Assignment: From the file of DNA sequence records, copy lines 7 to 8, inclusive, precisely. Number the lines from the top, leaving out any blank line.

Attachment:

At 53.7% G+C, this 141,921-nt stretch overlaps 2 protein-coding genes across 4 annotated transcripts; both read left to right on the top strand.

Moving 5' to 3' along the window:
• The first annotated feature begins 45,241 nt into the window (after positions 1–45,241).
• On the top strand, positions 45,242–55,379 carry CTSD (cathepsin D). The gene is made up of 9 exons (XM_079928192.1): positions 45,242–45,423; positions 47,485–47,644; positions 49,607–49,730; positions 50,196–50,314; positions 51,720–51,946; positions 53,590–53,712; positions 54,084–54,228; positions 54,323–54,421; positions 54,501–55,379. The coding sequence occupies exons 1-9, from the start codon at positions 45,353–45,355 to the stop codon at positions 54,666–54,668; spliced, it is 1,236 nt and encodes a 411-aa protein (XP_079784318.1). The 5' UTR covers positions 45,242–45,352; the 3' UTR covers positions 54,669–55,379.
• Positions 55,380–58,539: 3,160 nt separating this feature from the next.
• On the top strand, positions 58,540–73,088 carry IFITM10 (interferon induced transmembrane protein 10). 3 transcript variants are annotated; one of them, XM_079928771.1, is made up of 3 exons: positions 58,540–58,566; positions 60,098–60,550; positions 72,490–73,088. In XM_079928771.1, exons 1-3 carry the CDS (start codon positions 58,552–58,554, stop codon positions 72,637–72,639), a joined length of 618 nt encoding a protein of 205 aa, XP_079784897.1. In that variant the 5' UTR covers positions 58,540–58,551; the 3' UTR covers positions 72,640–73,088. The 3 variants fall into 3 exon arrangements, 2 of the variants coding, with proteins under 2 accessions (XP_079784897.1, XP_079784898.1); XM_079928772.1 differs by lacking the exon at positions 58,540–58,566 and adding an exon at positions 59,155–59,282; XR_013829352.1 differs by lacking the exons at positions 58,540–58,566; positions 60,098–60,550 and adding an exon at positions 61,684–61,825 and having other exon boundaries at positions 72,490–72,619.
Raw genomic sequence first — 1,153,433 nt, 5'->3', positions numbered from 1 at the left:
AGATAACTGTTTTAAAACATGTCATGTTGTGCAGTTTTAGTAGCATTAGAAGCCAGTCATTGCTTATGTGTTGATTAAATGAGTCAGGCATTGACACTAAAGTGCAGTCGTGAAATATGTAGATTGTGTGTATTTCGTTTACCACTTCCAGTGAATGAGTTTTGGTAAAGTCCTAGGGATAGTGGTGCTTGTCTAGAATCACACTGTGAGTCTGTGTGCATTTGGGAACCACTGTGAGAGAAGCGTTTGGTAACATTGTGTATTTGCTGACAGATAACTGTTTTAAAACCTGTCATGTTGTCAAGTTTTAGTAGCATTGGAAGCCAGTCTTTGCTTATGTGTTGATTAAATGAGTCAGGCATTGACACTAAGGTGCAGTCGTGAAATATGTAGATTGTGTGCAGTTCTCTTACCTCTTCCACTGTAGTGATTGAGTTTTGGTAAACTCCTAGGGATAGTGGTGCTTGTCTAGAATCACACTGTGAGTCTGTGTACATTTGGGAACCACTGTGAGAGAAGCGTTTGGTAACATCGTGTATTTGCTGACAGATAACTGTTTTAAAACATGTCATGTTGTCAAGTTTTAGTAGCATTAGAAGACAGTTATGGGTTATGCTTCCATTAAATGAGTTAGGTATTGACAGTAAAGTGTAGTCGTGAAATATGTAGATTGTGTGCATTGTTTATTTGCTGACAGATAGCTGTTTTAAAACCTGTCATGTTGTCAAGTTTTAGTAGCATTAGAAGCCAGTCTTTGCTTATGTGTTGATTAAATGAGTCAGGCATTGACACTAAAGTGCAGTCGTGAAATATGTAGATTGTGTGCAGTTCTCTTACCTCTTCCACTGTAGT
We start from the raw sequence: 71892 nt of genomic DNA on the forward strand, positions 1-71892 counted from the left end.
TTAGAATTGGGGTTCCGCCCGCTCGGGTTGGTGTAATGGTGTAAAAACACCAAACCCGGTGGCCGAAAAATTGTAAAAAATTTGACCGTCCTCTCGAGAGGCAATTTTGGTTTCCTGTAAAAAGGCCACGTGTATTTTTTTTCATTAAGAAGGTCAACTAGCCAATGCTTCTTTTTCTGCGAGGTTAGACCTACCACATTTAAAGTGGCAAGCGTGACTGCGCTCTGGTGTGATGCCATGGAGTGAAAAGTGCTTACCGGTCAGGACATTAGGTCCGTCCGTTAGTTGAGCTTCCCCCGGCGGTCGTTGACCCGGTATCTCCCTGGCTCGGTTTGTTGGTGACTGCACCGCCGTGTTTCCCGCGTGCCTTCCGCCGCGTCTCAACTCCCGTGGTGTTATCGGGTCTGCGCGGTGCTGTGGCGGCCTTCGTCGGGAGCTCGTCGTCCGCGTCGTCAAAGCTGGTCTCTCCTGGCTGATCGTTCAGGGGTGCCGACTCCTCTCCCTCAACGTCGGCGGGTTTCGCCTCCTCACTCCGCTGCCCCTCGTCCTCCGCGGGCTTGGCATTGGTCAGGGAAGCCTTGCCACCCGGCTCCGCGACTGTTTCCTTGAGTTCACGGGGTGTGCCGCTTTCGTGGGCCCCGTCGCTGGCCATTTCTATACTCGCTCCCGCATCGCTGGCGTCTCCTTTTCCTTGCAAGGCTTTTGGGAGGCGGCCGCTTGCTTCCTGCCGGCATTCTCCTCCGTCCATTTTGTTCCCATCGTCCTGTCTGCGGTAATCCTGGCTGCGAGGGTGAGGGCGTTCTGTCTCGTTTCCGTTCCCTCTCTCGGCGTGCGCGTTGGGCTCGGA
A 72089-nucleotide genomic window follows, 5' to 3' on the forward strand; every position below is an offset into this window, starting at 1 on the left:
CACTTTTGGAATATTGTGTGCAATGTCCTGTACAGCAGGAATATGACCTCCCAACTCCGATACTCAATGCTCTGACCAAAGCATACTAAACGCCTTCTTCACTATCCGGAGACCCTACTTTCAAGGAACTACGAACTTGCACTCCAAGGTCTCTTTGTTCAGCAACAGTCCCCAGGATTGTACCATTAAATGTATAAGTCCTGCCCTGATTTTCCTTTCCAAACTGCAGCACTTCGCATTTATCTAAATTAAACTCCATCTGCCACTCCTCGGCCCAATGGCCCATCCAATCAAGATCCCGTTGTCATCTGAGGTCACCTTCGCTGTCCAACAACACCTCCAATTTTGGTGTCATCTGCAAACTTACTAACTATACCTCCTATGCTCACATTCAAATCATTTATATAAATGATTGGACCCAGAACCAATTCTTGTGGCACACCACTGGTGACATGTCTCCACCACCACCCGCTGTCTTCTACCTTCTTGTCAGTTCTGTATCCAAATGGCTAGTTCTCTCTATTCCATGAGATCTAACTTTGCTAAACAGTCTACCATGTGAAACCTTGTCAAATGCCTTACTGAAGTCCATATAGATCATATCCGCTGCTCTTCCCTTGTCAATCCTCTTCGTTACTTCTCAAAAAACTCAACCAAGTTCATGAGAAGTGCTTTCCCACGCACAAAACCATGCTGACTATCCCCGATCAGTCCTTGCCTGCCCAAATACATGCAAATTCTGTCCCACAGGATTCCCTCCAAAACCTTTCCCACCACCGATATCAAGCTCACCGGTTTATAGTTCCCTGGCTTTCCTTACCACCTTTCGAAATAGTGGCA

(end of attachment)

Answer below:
Raw genomic sequence first — 1,153,433 nt, 5'->3', positions numbered from 1 at the left:
AGATAACTGTTTTAAAACATGTCATGTTGTGCAGTTTTAGTAGCATTAGAAGCCAGTCATTGCTTATGTGTTGATTAAATGAGTCAGGCATTGACACTAAAGTGCAGTCGTGAAATATGTAGATTGTGTGTATTTCGTTTACCACTTCCAGTGAATGAGTTTTGGTAAAGTCCTAGGGATAGTGGTGCTTGTCTAGAATCACACTGTGAGTCTGTGTGCATTTGGGAACCACTGTGAGAGAAGCGTTTGGTAACATTGTGTATTTGCTGACAGATAACTGTTTTAAAACCTGTCATGTTGTCAAGTTTTAGTAGCATTGGAAGCCAGTCTTTGCTTATGTGTTGATTAAATGAGTCAGGCATTGACACTAAGGTGCAGTCGTGAAATATGTAGATTGTGTGCAGTTCTCTTACCTCTTCCACTGTAGTGATTGAGTTTTGGTAAACTCCTAGGGATAGTGGTGCTTGTCTAGAATCACACTGTGAGTCTGTGTACATTTGGGAACCACTGTGAGAGAAGCGTTTGGTAACATCGTGTATTTGCTGACAGATAACTGTTTTAAAACATGTCATGTTGTCAAGTTTTAGTAGCATTAGAAGACAGTTATGGGTTATGCTTCCATTAAATGAGTTAGGTATTGACAGTAAAGTGTAGTCGTGAAATATGTAGATTGTGTGCATTGTTTATTTGCTGACAGATAGCTGTTTTAAAACCTGTCATGTTGTCAAGTTTTAGTAGCATTAGAAGCCAGTCTTTGCTTATGTGTTGATTAAATGAGTCAGGCATTGACACTAAAGTGCAGTCGTGAAATATGTAGATTGTGTGCAGTTCTCTTACCTCTTCCACTGTAGT